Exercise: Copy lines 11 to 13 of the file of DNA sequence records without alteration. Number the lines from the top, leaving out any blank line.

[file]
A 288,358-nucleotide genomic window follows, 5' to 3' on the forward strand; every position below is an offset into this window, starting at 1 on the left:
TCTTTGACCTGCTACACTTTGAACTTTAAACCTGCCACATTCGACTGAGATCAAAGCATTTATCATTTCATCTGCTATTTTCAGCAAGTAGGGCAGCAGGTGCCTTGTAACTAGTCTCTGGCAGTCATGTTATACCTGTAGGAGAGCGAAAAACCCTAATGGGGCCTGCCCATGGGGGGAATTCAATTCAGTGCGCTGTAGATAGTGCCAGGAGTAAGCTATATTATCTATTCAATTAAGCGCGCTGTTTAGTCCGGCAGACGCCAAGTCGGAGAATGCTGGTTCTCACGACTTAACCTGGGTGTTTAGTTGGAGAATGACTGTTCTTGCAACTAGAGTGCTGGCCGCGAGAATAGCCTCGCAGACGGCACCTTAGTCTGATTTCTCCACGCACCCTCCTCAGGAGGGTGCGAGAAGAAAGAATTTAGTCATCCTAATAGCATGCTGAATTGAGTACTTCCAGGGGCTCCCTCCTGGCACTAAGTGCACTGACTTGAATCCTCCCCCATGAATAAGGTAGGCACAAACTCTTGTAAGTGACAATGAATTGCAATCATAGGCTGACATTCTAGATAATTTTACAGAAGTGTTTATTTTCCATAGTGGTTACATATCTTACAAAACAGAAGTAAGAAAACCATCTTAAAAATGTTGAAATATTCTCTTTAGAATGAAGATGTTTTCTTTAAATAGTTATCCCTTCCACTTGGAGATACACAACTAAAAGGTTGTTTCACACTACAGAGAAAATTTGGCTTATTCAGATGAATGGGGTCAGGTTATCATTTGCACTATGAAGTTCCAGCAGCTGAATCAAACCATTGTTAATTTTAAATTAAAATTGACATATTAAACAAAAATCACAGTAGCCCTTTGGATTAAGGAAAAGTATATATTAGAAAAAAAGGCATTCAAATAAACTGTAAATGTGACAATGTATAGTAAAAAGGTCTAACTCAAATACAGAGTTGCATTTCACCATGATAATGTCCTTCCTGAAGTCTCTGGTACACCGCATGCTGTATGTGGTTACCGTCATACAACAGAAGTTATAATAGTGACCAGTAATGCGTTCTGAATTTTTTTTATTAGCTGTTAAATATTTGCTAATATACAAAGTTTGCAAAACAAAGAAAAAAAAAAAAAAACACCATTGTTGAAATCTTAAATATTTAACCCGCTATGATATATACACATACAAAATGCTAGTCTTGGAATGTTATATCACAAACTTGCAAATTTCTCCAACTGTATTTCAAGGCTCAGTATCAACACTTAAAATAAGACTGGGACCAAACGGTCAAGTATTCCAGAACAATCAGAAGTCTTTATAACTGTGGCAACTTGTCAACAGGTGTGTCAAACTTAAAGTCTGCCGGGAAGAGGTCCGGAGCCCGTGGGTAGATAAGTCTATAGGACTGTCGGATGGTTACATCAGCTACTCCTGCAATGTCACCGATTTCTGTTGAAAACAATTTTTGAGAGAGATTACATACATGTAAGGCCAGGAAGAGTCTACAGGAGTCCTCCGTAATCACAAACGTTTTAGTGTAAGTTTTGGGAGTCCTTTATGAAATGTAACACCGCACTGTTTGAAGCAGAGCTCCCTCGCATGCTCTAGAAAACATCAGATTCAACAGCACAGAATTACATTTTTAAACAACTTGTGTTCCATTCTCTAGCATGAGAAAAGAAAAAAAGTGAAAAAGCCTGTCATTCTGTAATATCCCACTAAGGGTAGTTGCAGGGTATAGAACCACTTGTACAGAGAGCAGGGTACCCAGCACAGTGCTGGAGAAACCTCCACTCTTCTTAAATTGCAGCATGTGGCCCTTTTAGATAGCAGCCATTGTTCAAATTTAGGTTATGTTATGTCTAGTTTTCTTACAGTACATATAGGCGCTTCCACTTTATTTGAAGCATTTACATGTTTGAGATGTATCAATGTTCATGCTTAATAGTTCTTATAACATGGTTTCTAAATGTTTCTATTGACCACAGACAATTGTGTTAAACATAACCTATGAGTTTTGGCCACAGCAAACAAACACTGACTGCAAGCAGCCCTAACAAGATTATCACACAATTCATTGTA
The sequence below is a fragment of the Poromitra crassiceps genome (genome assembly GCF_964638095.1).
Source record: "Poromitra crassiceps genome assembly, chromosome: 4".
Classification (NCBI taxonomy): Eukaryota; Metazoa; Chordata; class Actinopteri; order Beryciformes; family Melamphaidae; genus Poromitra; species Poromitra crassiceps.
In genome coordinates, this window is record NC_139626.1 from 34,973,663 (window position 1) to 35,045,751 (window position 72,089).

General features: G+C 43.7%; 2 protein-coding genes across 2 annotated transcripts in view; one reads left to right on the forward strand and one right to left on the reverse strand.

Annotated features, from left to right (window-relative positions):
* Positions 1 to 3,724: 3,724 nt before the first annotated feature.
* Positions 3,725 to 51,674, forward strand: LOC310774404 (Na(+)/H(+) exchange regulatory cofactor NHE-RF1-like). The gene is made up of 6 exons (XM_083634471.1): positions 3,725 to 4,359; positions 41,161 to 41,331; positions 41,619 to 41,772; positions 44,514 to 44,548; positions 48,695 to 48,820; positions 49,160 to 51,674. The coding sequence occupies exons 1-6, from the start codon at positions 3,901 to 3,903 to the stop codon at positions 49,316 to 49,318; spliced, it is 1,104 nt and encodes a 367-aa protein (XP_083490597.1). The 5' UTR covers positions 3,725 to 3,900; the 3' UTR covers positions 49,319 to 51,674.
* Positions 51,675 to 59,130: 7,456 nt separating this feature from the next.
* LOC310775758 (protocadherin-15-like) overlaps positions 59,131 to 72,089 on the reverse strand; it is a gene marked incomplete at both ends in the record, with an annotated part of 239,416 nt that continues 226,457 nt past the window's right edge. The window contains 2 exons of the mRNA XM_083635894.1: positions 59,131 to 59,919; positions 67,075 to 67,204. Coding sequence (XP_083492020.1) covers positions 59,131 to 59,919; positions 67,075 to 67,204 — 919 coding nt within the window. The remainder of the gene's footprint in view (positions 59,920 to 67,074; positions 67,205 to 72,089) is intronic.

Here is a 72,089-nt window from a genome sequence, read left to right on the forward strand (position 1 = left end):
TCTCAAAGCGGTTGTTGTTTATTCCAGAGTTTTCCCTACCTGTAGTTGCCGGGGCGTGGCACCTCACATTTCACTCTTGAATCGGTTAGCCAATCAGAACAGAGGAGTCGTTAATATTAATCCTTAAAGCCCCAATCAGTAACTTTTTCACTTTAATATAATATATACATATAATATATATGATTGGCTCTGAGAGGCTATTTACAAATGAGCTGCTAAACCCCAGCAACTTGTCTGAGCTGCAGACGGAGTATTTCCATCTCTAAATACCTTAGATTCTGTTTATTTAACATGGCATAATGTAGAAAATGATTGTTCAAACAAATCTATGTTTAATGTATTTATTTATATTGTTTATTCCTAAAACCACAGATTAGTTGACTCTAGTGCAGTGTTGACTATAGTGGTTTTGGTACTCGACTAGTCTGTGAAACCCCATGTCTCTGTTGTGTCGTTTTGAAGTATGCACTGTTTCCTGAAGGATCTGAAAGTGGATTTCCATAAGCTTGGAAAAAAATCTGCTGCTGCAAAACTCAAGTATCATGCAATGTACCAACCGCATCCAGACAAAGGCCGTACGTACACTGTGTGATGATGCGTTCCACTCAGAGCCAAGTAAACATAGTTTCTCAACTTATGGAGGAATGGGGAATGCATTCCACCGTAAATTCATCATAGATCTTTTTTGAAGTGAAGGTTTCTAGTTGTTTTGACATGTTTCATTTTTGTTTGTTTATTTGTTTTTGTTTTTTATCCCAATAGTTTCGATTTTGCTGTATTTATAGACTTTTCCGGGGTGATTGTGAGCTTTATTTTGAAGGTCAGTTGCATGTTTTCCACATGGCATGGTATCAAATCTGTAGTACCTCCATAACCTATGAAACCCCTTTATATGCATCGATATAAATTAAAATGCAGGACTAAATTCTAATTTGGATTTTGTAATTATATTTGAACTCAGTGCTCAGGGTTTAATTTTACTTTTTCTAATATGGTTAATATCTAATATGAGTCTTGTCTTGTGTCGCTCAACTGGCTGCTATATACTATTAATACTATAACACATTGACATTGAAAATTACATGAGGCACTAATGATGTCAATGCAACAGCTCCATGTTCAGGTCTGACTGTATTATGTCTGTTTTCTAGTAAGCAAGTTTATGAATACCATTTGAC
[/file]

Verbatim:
* Positions 51,675 to 59,130: 7,456 nt separating this feature from the next.
* LOC310775758 (protocadherin-15-like) overlaps positions 59,131 to 72,089 on the reverse strand; it is a gene marked incomplete at both ends in the record, with an annotated part of 239,416 nt that continues 226,457 nt past the window's right edge. The window contains 2 exons of the mRNA XM_083635894.1: positions 59,131 to 59,919; positions 67,075 to 67,204. Coding sequence (XP_083492020.1) covers positions 59,131 to 59,919; positions 67,075 to 67,204 — 919 coding nt within the window. The remainder of the gene's footprint in view (positions 59,920 to 67,074; positions 67,205 to 72,089) is intronic.

Here is a 72,089-nt window from a genome sequence, read left to right on the forward strand (position 1 = left end):